I mentioned a book that I was reading in my last post "The New Bohemians Handbook". One thing that I loved from the book was the initial cleaning phase of creating a space that you love. I've heard my friends talk about "The Life-Changing Art of Tidying Up" and how you're supposed to hold the things in your house and if they don't bring you joy then you get rid of them. I have never read that book and I get the concept but my toothbrush brings me very little joy. I suppose I enjoy the circular motion of the bristles as they gently remove the tiny sugar sweaters from my teeth after a late night of not feeding my body but feeding my feelings instead. But really, there is so much that is just practical. Anyhow. Back to the book I have read. This book gave me the permission I needed to let go of things that I was holding onto because they cost a certain amount of money, or someone gave it to me, or because there was nothing wrong with it. If I didn't love it then it was in the box and off to Goodwill--I'm not my mother because I chose a different donation site, just to clarify.
Here's the deal though. As soon as I took down things that I didn't love so that I could put out the things that were smooshed together in my bookcase because there had previously been nowhere else to put them, things that actually had meaning, I also started to do the thing I did with the beanbag chair. I wanted a certain look, a certain feel, but I'm not totally sure it was purely for my quality of life and ease of living. I started to buy things to fit this picture. The biggest bullshit? The way I want my space to feel is authentic. Authentically me. I guess in a way it truly is. When people come to my door I should greet them by saying "Welcome! This is the Amazon Prime headquarters of Southeast Grand Rapids--largest and most packed together showroom in all of West Michigan!". Authentically consumer. Authentically bullshit.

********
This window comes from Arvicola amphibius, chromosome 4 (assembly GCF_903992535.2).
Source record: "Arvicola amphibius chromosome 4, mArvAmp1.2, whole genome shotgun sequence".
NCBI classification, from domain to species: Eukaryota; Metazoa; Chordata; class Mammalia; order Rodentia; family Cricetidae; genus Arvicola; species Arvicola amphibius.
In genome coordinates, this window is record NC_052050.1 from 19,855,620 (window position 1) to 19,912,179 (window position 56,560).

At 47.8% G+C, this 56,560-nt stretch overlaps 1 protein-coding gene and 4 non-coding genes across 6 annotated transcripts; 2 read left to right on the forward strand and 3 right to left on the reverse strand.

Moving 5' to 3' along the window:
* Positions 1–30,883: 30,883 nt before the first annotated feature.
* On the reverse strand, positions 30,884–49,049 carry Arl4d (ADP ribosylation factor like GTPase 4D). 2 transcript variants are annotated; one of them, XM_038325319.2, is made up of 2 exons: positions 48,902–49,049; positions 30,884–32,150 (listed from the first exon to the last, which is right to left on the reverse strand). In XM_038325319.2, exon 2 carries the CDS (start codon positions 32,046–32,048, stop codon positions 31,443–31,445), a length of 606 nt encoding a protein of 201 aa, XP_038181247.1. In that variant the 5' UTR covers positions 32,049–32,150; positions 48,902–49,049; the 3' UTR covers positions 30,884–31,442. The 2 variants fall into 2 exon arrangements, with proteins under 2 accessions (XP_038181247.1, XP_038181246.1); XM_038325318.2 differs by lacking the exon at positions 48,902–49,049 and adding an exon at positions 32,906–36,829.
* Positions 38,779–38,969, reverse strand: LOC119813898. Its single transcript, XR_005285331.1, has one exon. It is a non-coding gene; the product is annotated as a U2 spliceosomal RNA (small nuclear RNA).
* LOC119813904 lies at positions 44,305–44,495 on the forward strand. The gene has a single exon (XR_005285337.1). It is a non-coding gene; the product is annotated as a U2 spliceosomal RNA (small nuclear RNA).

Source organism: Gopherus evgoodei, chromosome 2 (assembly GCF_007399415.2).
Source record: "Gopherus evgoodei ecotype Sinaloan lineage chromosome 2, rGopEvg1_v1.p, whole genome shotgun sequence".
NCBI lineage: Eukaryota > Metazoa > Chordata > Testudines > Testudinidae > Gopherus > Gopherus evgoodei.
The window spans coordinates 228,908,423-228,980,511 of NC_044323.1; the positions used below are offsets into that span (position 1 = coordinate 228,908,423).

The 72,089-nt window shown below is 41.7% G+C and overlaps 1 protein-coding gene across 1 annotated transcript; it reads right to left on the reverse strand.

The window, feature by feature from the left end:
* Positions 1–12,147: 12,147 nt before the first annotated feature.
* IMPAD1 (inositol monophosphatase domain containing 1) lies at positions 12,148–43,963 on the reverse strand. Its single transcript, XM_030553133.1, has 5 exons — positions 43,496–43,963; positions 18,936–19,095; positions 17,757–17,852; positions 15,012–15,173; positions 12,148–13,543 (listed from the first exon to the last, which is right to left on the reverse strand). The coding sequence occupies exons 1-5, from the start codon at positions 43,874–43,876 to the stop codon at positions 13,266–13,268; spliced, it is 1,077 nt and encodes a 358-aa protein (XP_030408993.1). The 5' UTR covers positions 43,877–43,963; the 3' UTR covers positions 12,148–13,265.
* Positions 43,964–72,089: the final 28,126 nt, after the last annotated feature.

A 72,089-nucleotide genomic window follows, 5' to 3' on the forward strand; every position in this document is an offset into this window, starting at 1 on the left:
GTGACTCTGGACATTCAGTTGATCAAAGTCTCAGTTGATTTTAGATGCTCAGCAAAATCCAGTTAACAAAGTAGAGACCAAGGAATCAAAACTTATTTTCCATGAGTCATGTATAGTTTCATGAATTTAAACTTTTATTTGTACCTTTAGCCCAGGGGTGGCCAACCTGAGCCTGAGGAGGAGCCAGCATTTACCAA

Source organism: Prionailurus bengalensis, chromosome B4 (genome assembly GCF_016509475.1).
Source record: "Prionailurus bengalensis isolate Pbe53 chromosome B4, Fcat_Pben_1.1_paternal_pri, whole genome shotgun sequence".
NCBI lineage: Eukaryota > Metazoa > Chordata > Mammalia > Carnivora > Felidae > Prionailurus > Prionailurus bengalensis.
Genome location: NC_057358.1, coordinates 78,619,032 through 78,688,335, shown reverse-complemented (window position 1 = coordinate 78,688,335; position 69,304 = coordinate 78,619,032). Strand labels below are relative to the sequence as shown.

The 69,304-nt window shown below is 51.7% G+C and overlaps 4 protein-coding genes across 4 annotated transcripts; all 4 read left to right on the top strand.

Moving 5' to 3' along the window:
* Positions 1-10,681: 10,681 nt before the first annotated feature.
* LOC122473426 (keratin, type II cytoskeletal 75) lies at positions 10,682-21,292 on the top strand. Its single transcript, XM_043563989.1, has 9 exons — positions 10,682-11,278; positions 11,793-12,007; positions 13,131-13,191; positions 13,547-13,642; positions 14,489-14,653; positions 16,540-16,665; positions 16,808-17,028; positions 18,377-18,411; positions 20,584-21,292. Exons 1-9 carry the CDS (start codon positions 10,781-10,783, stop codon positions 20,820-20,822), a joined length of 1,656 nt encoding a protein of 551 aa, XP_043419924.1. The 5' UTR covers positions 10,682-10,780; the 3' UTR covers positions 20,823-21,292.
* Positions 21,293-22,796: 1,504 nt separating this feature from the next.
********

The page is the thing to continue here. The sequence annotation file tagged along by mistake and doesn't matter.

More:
Yoga is primarily known for the physical practice. But the physical practice or "Asana" is only one of eight limbs of yoga. The other 7 limbs are barely ever talked about in your typical Western Yoga studio. The eight limbs of yoga are:
Pantanjali described the Eight Limbs of yoga or "Ashtanga" in the Yoga Sutras and they are intended to be a guide to live a purposeful and meaningful life. As I mentioned, we are all pretty familiar with the physical practice or the Asanas. Yoga retailers have become a niche boutique industry of luxury sportswear--selling yoga pants for upwards of $100 a pop. Instagram accounts are a dime a dozen these days with "Yogalebrities" or Yogis with huge followings because of their incredible physique, beautiful poses, incredible scenery, and a picture of an idyllic lifestyle. Yoga has become, in the West, my soccer ball beanbag chair. The Asanas are a way to show strength and ability and the brands show a certain kind of prestige with the price tags that accompany them. It's so easy to get caught up in it. This was totally not the point of this post. I love the yoga world. I love my Lululemon pants; Athleta clothing fits my body in a way that I can't even describe. But to look at the asana, the physical practice only, would be to paint an incomplete picture of Yoga and a Yogic lifestyle.